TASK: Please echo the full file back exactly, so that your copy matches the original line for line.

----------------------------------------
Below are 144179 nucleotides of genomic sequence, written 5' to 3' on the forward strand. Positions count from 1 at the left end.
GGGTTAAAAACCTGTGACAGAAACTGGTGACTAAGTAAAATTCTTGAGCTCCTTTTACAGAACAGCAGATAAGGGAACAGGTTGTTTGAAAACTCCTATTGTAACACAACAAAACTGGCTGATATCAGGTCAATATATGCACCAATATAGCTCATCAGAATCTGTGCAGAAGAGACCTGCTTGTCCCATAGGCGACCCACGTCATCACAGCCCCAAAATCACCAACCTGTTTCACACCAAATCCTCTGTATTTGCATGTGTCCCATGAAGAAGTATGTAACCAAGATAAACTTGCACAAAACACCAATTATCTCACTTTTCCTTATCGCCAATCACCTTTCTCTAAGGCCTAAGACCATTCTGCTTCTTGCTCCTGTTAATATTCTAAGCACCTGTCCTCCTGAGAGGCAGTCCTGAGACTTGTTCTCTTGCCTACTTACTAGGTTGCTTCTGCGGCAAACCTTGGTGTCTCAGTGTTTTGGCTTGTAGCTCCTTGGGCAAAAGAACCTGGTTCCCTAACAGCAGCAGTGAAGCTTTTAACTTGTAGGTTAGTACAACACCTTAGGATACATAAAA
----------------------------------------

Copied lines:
Below are 144179 nucleotides of genomic sequence, written 5' to 3' on the forward strand. Positions count from 1 at the left end.
GGGTTAAAAACCTGTGACAGAAACTGGTGACTAAGTAAAATTCTTGAGCTCCTTTTACAGAACAGCAGATAAGGGAACAGGTTGTTTGAAAACTCCTATTGTAACACAACAAAACTGGCTGATATCAGGTCAATATATGCACCAATATAGCTCATCAGAATCTGTGCAGAAGAGACCTGCTTGTCCCATAGGCGACCCACGTCATCACAGCCCCAAAATCACCAACCTGTTTCACACCAAATCCTCTGTATTTGCATGTGTCCCATGAAGAAGTATGTAACCAAGATAAACTTGCACAAAACACCAATTATCTCACTTTTCCTTATCGCCAATCACCTTTCTCTAAGGCCTAAGACCATTCTGCTTCTTGCTCCTGTTAATATTCTAAGCACCTGTCCTCCTGAGAGGCAGTCCTGAGACTTGTTCTCTTGCCTACTTACTAGGTTGCTTCTGCGGCAAACCTTGGTGTCTCAGTGTTTTGGCTTGTAGCTCCTTGGGCAAAAGAACCTGGTTCCCTAACAGCAGCAGTGAAGCTTTTAACTTGTAGGTTAGTACAACACCTTAGGATACATAAAA